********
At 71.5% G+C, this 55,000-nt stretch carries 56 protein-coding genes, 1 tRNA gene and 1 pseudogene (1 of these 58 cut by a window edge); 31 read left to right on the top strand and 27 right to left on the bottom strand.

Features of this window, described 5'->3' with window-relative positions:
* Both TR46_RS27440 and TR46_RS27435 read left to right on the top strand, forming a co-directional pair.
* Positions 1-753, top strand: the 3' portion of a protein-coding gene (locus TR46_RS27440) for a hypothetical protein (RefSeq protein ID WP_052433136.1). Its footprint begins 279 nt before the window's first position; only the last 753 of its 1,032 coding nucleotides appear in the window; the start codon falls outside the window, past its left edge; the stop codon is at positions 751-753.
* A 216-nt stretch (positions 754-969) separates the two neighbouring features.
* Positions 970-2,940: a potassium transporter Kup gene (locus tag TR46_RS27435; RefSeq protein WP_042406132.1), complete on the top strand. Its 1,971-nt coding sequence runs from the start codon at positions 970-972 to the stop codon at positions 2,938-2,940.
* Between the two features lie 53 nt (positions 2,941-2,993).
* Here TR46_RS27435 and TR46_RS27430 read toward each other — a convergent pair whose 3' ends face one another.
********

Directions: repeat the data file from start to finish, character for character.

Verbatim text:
At 71.5% G+C, this 55,000-nt stretch carries 56 protein-coding genes, 1 tRNA gene and 1 pseudogene (1 of these 58 cut by a window edge); 31 read left to right on the top strand and 27 right to left on the bottom strand.

Features of this window, described 5'->3' with window-relative positions:
* Both TR46_RS27440 and TR46_RS27435 read left to right on the top strand, forming a co-directional pair.
* Positions 1-753, top strand: the 3' portion of a protein-coding gene (locus TR46_RS27440) for a hypothetical protein (RefSeq protein ID WP_052433136.1). Its footprint begins 279 nt before the window's first position; only the last 753 of its 1,032 coding nucleotides appear in the window; the start codon falls outside the window, past its left edge; the stop codon is at positions 751-753.
* A 216-nt stretch (positions 754-969) separates the two neighbouring features.
* Positions 970-2,940: a potassium transporter Kup gene (locus tag TR46_RS27435; RefSeq protein WP_042406132.1), complete on the top strand. Its 1,971-nt coding sequence runs from the start codon at positions 970-972 to the stop codon at positions 2,938-2,940.
* Between the two features lie 53 nt (positions 2,941-2,993).
* Here TR46_RS27435 and TR46_RS27430 read toward each other — a convergent pair whose 3' ends face one another.